RFC: Add -p driver support to Clang

I am trying to compile with -p with clang on AIX, but the flag isn’t supported; even though gcc supports it on both Linux and AIX.

The purpose of the -p flag is similar to that of -pg, but the results are analyzed with the prof tool (on AIX, a mon.out file is generated) as opposed to gprof (on AIX, a gmon.out file is generated). gcc also acknowledges the existence and purpose of -p and the prof tool: https://gcc.gnu.org/onlinedocs/gcc/Instrumentation-Options.html#Instrumentation-Options

In terms of implementation, the only difference between -p and -pg would be the link invocation on the driver. For example, xlC and GCC on AIX link against gcrt0.o for -pg and against mcrt0.o for -p.

On Linux, GCC outputs gmon.out files for both -p and -pg, but Clang ignores -p while it outputs gmon.out for -pg.

Clang already has an option for -p. However, while the Clang driver implementation for the AIX toolchain recognizes the flag and correctly links against mcrt0.o, it still complains with warning: argument unused during compilation: ‘-p’ if the invocation involved compiling code (pure link invocations don’t generate the warning). mcount instrumentation calls are also not inserted because it is not recognized properly.

I’m proposing a change that, when passed -p on AIX, would remove the warning and insert the mcount instrumentation calls. We could also make Clang more like GCC on platforms like Linux, so -p behaves like -pg. This can be achieved by having the driver pass -pg to the front-end in response to the -p option.

I think it would be reasonable to make clang handle -p like GCC on all platforms.

+1 to following gcc precedent.

This seems reasonable to me.

Instrumentation Options (Using the GNU Compiler Collection (GCC)) says

Generate extra code to write profile information suitable for the analysis program prof (for -p) or gprof (for -pg). You must use this option when compiling the source files you want data about, and you must also use it when linking.

In practice, at least on linux-gnu triples, it seems that -p is just an alias for -pg in GCC. Currently Clang accepts and ignores -p. For GCC compatibility making -p an alias for -pg makes sense, but I wish that we can pause and think whether adding -p to do something is really useful as I get some legacy feeling when reading things about -p. Is this an AIX vendor can do to help migrate away from -p?

Note that on FreeBSD GCC -p for the link action gives this notice gcc: note: consider using '-pg' instead of '-p' with gprof(1). I think I am inclined that if AIX really wants it, make it AIX specific.

With OpenBSD we have a diff like the following in our tree…

Index: tools/clang/include/clang/Driver/Options.td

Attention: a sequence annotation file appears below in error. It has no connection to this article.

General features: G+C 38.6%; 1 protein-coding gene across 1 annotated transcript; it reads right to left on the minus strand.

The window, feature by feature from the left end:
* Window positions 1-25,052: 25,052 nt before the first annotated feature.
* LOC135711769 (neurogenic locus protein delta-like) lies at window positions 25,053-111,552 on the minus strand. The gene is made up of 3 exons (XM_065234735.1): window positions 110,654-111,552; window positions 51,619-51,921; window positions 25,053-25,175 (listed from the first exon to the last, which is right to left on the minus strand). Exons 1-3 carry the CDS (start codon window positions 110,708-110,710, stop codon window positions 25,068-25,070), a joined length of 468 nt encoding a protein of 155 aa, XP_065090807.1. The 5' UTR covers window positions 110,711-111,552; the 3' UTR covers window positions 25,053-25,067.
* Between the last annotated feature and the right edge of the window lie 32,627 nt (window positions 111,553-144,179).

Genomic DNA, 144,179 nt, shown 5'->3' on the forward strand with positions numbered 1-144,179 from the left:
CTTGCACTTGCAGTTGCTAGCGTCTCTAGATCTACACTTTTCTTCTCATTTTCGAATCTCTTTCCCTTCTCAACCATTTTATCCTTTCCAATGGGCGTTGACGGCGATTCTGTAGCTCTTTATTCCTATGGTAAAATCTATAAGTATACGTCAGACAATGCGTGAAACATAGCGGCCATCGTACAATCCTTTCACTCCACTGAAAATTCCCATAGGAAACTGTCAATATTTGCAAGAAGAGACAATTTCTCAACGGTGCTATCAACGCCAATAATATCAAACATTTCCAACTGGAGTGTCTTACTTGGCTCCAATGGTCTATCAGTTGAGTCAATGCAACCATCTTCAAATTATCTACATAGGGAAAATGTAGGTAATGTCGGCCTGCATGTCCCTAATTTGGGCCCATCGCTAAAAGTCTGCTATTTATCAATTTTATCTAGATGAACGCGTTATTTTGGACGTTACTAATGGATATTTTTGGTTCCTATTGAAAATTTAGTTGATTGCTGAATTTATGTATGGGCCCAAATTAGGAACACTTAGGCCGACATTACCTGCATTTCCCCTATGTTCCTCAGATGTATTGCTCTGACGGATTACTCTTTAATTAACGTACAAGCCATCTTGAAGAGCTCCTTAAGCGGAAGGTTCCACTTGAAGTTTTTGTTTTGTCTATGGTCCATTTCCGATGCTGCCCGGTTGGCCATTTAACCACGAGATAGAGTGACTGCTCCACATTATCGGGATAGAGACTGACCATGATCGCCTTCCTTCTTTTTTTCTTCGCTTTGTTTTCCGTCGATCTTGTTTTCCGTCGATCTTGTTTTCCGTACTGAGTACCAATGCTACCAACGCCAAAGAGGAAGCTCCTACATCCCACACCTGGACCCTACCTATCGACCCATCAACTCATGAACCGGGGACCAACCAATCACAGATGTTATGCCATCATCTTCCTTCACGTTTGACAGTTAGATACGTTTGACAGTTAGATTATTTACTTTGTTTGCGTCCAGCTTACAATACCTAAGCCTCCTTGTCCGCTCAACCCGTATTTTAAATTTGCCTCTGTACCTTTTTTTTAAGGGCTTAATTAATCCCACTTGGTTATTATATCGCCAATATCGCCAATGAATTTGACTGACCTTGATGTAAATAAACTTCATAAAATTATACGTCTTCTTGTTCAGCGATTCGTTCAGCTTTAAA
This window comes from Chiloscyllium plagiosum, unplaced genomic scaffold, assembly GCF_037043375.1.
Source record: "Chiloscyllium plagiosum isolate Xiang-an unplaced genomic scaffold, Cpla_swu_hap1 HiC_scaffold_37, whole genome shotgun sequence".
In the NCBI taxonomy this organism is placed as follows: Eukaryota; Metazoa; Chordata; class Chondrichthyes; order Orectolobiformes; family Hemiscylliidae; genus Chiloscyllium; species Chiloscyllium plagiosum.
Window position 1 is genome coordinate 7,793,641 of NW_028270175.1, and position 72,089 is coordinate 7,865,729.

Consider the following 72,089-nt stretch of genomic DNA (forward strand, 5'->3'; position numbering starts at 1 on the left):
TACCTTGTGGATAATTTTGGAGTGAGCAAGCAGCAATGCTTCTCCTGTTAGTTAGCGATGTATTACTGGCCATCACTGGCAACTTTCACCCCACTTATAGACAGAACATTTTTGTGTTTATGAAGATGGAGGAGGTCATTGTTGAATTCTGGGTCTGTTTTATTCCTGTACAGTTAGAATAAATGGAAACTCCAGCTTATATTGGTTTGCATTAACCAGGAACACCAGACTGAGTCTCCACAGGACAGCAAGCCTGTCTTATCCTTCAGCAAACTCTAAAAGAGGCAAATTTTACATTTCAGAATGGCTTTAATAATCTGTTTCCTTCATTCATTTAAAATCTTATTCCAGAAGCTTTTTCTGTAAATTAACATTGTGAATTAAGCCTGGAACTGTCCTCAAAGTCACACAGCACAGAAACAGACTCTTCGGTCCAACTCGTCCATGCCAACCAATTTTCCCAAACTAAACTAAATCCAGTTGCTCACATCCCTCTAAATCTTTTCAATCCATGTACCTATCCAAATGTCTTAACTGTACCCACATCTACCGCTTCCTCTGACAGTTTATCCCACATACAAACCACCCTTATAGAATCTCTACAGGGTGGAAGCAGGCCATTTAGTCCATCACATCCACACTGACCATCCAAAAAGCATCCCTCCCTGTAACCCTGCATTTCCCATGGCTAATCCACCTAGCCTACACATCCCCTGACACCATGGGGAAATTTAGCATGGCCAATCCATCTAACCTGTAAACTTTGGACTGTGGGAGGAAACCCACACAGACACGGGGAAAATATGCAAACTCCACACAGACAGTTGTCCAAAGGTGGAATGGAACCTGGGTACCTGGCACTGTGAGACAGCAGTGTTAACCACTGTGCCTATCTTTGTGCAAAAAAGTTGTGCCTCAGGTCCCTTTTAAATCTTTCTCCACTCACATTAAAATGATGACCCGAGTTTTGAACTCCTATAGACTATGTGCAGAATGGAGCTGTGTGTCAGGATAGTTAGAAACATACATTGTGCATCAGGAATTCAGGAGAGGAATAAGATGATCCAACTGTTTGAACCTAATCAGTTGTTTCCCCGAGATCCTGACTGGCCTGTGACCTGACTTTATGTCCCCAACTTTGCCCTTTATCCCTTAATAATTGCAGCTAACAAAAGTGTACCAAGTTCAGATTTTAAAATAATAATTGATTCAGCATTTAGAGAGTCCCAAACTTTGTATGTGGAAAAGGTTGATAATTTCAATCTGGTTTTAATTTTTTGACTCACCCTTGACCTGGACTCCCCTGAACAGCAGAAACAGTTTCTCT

--- tools/clang/include/clang/Driver/Options.td.orig
+++ tools/clang/include/clang/Driver/Options.td
@@ -3721,7 +3733,7 @@ defm pthread : BoolOption<"", "pthread",
   LangOpts<"POSIXThreads">, DefaultFalse,
   PosFlag<SetTrue, [], "Support POSIX threads in generated code">,
   NegFlag<SetFalse>, BothFlags<[CC1Option]>>;
-def p : Flag<["-"], "p">;
+def p : Flag<["-"], "p">, Alias<pg>;
 def pie : Flag<["-"], "pie">, Group<Link_Group>;
 def static_pie : Flag<["-"], "static-pie">, Group<Link_Group>;
 def read__only__relocs : Separate<["-"], "read_only_relocs">;

Thank you. So it seems like we can include OpenBSD in the set of cases where the functional behaviour of -p matches that of -pg.

I agree. We may not know what GCC does on some platforms though (and I think those cases should produce an error).

Why is it desirable to accept and ignore with just a warning? The status quo is suspect in itself.

If a user meant to get a profile, then it potentially wastes the user the time spent compiling the wrong configuration (and likely also the time spent for their first attempt at collecting the profile too). Even worse, they may compile with Clang for some static libraries and link using GCC: In such a case, it is possible (and on some platforms, it is known to be true) that they can get profiling output, but it would be incomplete in ways that are not immediately obvious. If you believe -p should not function (except for vendors that specifically want it), then it probably should trigger an error.

Additionally, -p being less comprehensive, in some sense, also means that there is potentially less overhead and resource cost. On AIX, I have seen -p generate files that are 10% smaller than those from -pg.

Can you identify whether -p and -pg are functionally different on FreeBSD? The note " consider using '-pg' instead of '-p' with gprof(1)" may merely mean that using gprof is a given on the platform (-p generates -pg output) and -pg is a better match for that fact.

I think the current state is undesired. Either -p should be rejected or it should behave like -pg. I somewhat incline to rejection as there is evidence this has been a legacy option for many years and I suspect there isn’t many usage. The fact that it’s a short option makes it difficult to know how much it is used, though.
I think on FreeBSD and Linux gcc -p just acts as an alias for -pg. I am still thinking whether vendors can do something to not make an uncommon short option -p not an alias: for a feature I think it’s good to avoid too many spellings, especially a difficult-to-find short option.

For platforms where it is an alias, it really comes down to whether GCC compatibility means the option should be accepted (and functional). For platforms where it is not an alias, not implementing -p means missing functionality (because on those platforms, prof exists and has not been removed in favour of gprof). Implementing -p as an alias for -pg on the platforms where GCC treats -p as separate would be dubious.